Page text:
Not so run of the mill in Stapleford, Chester
PUBLISHED: 01:55 18 January 2010 | UPDATED: 15:39 20 February 2013
Meet the father and daughter who have breathed new life into a 12th century water mill at Stapleford, near Chester
As flat packs go, it's a nightmare. Caroline Jones, 30, and her 60-year-old dad Ben spent hours putting together a water wheel complete with 750 bolts as part of their new business at Walk Mill, Stapleford, near Chester.
Ben and Caroline, with help from mum and wife Sarah and brother and son, Mike, have dedicated the past six years to rebuilding a watermill complete with caf and bakery after discovering the footprint of one from the 12th century on their land at Walk Mill Farm.
The former dairy farmers, who still have a farm at Mollington, were planting 10,000 trees on their land in Stapleford near the River Gowy as part of a Forestry Commission project when they discovered the foundations of a building.
'We were digging out an area on the other side of the river and we found the old millstone,' recalled Caroline. 'We set about uncovering more of what was here and found the footprint. We looked back at some old maps and we discovered that there had been buildings here. To find out
it had been a watermill was very exciting and unexpected.'
Ben is now milling wheat into Walk Mill Flour and Caroline is using it to make a variety of bread, sour dough and cakes. Despite opening only a few months ago business at the mill, which they also want to transform into a museum, is going strong. Demand for their bread is high and local hotels, including the Chester Grosvenor, want to buy Walk Mill Flour to use on their menus.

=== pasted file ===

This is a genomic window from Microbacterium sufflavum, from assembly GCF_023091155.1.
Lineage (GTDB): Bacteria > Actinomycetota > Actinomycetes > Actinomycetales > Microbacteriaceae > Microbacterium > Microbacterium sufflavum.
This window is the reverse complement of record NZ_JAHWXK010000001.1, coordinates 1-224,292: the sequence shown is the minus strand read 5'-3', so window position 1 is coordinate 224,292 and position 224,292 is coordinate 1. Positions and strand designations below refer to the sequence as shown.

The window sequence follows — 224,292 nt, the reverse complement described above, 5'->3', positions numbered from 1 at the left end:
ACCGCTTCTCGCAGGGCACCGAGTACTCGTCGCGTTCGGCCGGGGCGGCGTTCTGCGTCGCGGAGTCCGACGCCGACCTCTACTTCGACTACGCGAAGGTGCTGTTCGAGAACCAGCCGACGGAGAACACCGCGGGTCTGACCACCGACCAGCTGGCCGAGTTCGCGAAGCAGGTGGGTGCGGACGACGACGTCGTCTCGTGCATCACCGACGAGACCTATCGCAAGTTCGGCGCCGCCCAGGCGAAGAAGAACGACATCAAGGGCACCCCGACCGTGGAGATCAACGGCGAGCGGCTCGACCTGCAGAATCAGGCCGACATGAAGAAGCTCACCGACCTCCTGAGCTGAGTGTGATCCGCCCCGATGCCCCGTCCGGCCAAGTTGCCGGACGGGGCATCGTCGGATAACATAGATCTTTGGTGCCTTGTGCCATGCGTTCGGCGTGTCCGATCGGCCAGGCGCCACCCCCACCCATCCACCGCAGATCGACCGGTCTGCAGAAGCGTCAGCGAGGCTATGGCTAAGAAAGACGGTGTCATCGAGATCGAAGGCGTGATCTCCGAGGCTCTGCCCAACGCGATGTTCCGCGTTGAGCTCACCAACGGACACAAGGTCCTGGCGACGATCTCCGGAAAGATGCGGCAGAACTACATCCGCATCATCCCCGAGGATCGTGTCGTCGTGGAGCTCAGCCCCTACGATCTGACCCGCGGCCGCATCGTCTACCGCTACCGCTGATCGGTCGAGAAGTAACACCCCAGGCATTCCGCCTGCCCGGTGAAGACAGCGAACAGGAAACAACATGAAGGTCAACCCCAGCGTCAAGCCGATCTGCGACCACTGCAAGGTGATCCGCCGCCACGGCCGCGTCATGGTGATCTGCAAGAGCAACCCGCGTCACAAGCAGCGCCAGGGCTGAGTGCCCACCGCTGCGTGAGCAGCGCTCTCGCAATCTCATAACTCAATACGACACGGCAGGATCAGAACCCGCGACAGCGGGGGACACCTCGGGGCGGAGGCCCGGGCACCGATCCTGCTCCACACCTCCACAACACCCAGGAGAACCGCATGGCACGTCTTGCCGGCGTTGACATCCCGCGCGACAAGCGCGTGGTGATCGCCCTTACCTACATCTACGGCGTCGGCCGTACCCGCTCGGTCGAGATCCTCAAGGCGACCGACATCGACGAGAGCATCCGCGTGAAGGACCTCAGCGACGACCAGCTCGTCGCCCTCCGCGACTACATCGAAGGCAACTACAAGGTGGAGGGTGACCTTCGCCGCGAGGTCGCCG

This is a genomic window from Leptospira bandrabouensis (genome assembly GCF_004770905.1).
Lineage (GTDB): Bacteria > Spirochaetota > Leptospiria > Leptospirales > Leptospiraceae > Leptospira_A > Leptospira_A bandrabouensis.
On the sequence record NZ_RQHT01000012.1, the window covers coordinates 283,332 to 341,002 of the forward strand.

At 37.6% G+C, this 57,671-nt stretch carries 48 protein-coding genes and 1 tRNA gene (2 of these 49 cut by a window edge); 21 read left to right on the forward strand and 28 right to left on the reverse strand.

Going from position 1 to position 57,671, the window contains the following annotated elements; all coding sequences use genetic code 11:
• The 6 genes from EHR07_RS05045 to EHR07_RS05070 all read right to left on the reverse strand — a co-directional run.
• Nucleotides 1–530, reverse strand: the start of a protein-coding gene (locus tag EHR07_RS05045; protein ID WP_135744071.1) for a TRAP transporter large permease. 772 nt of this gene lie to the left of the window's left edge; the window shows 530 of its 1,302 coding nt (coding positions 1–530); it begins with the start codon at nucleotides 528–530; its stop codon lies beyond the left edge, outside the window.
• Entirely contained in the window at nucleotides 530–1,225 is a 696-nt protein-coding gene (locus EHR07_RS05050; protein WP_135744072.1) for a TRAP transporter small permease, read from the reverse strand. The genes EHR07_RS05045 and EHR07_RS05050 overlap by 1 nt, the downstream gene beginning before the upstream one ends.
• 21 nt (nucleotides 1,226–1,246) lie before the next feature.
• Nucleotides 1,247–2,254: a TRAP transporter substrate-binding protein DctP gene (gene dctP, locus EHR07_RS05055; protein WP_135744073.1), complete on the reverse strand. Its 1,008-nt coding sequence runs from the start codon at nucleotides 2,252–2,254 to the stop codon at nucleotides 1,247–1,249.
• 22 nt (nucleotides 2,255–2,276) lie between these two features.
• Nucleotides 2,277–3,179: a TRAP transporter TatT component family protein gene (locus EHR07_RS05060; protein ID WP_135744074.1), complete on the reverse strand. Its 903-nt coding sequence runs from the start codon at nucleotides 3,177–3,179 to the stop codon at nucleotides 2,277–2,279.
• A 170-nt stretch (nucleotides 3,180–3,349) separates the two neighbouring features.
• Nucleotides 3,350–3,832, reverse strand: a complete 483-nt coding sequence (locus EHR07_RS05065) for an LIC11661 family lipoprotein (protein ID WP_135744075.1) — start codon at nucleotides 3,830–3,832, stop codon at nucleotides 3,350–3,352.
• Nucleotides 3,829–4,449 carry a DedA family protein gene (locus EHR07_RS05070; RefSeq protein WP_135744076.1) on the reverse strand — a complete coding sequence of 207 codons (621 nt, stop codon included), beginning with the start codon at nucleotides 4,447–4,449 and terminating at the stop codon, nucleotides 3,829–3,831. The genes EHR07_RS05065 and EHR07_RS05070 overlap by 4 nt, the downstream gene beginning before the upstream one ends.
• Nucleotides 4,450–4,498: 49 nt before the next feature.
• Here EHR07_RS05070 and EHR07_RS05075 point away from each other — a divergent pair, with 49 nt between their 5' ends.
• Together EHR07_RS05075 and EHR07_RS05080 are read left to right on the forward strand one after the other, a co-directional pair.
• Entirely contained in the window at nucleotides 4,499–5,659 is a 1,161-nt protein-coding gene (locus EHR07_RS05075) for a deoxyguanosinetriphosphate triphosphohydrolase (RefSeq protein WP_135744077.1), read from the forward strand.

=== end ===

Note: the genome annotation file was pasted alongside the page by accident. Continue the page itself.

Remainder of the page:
Caroline said: 'It's going really well. It will be hotels like this that will help us get our name around. We're really popular with cyclists and we're a very welcome sight for walkers. We've also produced a leaflet showing all the pathways around here they can use which people seem to like.'
The land at Walk Mill is an historian's dream. During the building of the new water mill many artefacts were uncovered including a date stone from 1668 carrying the initials RW. It is believed this could relate to a member of the local Wilbraham family.
Also found was an original sack hoist, a damsel that is traditionally used to warn the miller when the grain hopper is getting empty, original handmade bricks which have been used to build a fireplace and the original floor tiles which have been cleaned and relaid on the floor of the caf.
The mill was occupied until 1958 but was pulled down in the 1960s. But Ben and Caroline, who have studied old photographs with architects to rebuild the mill how it would have been originally, are pleased they were the ones to revive it.
'We are part of history,' said Ben. 'It's incredibly exciting. There's a 12th century fort a few fields over, a huge hoard of Viking coins was found in this area and our water mill dates back to the 12th century and is mentioned in the Domesday Book. It records a mill here that had a value of 16 shillings.
'There are some people around here who can remember when people lived in the mill. We've heard lots of stories including how the kids used to be thrown into a bath in the corner of the room after the mum had done the washing. All of this is fantastic to find out. It would be great if someone from a local college were to do a dissertation on it and find out more for us.'
The development of Walk Mill has been nothing short of a labour of love for Ben and Caroline. It has taken them six years, numerous wrangles with planners and considerable back-breaking work. Now they have their eyes set firmly on the future.
Ben said: 'It's been frustrating trying to build here, especially when you think there has been a mill here for 800 years. But it's great now it's finished. I'm just loving being a miller. It's very easy, but it must be because people have been doing it for centuries. Joking aside, we're both now just looking forward to the future and making the mill a success.'
To check opening times call 01829 749373.